The most recent press releases about innovation >>>

Die letzten 5 Focus-News des innovations-reports im Überblick:

Im Focus: Temperature-controlled fiber-optic light source with liquid core

In a recent publication in the renowned journal Optica, scientists of Leibniz-Institute of Photonic Technology (Leibniz IPHT) in Jena showed that they can accurately control the optical properties of liquid-core fiber lasers and therefore their spectral band width by temperature and pressure tuning.

Already last year, the researchers provided experimental proof of a new dynamic of hybrid solitons– temporally and spectrally stationary light waves resulting...

Im Focus: Overdosing on Calcium

Nano crystals impact stem cell fate during bone formation

Scientists from the University of Freiburg and the University of Basel identified a master regulator for bone regeneration. Prasad Shastri, Professor of...

Im Focus: AchemAsia 2019 will take place in Shanghai

Moving into its fourth decade, AchemAsia is setting out for new horizons: The International Expo and Innovation Forum for Sustainable Chemical Production will take place from 21-23 May 2019 in Shanghai, China. With an updated event profile, the eleventh edition focusses on topics that are especially relevant for the Chinese process industry, putting a strong emphasis on sustainability and innovation.

Founded in 1989 as a spin-off of ACHEMA to cater to the needs of China’s then developing industry, AchemAsia has since grown into a platform where the latest...

Im Focus: First real-time test of Li-Fi utilization for the industrial Internet of Things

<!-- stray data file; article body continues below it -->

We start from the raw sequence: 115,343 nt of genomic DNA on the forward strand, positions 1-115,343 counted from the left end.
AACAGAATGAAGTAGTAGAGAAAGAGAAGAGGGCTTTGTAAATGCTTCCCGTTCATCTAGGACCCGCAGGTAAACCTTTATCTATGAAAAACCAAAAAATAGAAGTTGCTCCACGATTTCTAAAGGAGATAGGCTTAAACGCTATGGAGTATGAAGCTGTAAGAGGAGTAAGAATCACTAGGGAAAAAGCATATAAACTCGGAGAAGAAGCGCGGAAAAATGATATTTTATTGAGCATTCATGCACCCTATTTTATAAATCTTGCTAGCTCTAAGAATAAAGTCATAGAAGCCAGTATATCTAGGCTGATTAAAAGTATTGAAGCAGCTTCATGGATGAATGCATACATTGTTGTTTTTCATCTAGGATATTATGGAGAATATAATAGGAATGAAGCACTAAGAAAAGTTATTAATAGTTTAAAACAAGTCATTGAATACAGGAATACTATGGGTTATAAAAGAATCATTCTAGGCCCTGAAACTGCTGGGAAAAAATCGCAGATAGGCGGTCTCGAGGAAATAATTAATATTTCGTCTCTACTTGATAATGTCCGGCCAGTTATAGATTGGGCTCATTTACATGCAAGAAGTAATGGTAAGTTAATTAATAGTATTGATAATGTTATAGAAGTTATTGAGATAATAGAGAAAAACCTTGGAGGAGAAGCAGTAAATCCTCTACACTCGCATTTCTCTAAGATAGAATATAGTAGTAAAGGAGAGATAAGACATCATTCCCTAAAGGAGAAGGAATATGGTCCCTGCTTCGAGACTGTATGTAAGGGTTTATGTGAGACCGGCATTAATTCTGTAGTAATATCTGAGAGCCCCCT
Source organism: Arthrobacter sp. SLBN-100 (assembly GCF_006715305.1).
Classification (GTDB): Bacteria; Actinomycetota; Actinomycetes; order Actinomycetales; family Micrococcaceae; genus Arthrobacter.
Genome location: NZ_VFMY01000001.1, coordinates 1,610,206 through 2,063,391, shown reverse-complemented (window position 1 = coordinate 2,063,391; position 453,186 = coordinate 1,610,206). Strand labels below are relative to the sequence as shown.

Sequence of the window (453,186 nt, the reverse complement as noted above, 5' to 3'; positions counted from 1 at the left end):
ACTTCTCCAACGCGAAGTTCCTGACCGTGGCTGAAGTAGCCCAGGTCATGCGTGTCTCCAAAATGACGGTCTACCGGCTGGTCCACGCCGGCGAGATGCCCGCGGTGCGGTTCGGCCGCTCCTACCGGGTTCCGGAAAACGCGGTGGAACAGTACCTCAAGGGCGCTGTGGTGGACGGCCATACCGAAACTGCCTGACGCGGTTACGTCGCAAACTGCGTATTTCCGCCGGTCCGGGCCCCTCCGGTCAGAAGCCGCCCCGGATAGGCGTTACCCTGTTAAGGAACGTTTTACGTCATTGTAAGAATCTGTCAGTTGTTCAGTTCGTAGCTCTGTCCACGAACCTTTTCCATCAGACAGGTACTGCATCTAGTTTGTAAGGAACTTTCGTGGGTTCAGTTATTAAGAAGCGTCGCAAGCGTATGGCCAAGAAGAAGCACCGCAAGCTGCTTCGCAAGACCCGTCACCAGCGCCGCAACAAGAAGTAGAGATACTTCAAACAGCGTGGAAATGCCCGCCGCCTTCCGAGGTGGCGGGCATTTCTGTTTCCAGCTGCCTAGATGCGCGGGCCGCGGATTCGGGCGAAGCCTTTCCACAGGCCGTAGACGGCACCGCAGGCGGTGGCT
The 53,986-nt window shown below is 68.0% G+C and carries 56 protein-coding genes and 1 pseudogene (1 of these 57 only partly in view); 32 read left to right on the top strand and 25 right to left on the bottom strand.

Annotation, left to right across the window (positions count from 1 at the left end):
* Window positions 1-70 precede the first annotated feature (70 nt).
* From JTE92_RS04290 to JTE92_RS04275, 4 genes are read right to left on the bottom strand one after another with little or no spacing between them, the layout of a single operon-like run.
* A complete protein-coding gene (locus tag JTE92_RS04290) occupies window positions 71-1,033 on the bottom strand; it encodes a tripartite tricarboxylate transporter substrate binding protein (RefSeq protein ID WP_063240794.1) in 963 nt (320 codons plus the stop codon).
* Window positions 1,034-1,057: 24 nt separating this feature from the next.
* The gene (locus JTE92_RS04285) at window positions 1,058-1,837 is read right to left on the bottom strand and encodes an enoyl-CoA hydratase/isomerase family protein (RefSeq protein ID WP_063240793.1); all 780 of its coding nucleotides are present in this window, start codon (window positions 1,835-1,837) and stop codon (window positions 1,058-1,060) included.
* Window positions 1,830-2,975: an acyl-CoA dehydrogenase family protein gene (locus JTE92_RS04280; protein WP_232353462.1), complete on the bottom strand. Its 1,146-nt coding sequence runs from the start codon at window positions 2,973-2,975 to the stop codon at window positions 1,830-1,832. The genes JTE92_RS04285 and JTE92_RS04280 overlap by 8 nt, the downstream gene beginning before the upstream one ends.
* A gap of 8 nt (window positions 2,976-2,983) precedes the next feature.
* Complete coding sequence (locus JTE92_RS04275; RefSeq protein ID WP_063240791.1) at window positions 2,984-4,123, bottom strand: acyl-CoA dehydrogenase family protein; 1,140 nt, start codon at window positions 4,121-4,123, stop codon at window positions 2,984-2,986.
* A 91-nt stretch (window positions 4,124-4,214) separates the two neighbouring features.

The BMBF-funded OWICELLS project was successfully completed with a final presentation at the BMW plant in Munich. The presentation demonstrated a Li-Fi communication with a mobile robot, while the robot carried out usual production processes (welding, moving and testing parts) in a 5x5m² production cell. The robust, optical wireless transmission is based on spatial diversity; in other words, data is sent and received simultaneously by several LEDs and several photodiodes. The system can transmit data at more than 100 Mbit/s and five milliseconds latency.

Modern production technologies in the automobile industry must become more flexible in order to fulfil individual customer requirements.

Im Focus: Sharp images with flexible fibers

An international team of scientists has discovered a new way to transfer image information through multimodal fibers with almost no distortion - even if the fiber is bent. The results of the study, to which scientist from the Leibniz-Institute of Photonic Technology Jena (Leibniz IPHT) contributed, were published on 6thJune in the highly-cited journal Physical Review Letters.

Endoscopes allow doctors to see into a patient’s body like through a keyhole. Typically, the images are transmitted via a bundle of several hundreds of optical...

All Focus news of the innovation-report >>>

Anzeige

Anzeige

VideoLinks
Industry & Economy
Event News

Munich conference on asteroid detection, tracking and defense

13.06.2018 | Event News

2nd International Baltic Earth Conference in Denmark: “The Baltic Sea region in Transition”

08.06.2018 | Event News

ISEKI_Food 2018: Conference with Holistic View of Food Production

05.06.2018 | Event News

 
Latest News

What are the effects of coral reef marine protected areas?

21.06.2018 | Life Sciences

The Janus head of the South Asian monsoon

21.06.2018 | Earth Sciences

The world's tiniest first responders

21.06.2018 | Life Sciences

VideoLinks
Science & Research
Overview of more VideoLinks >>>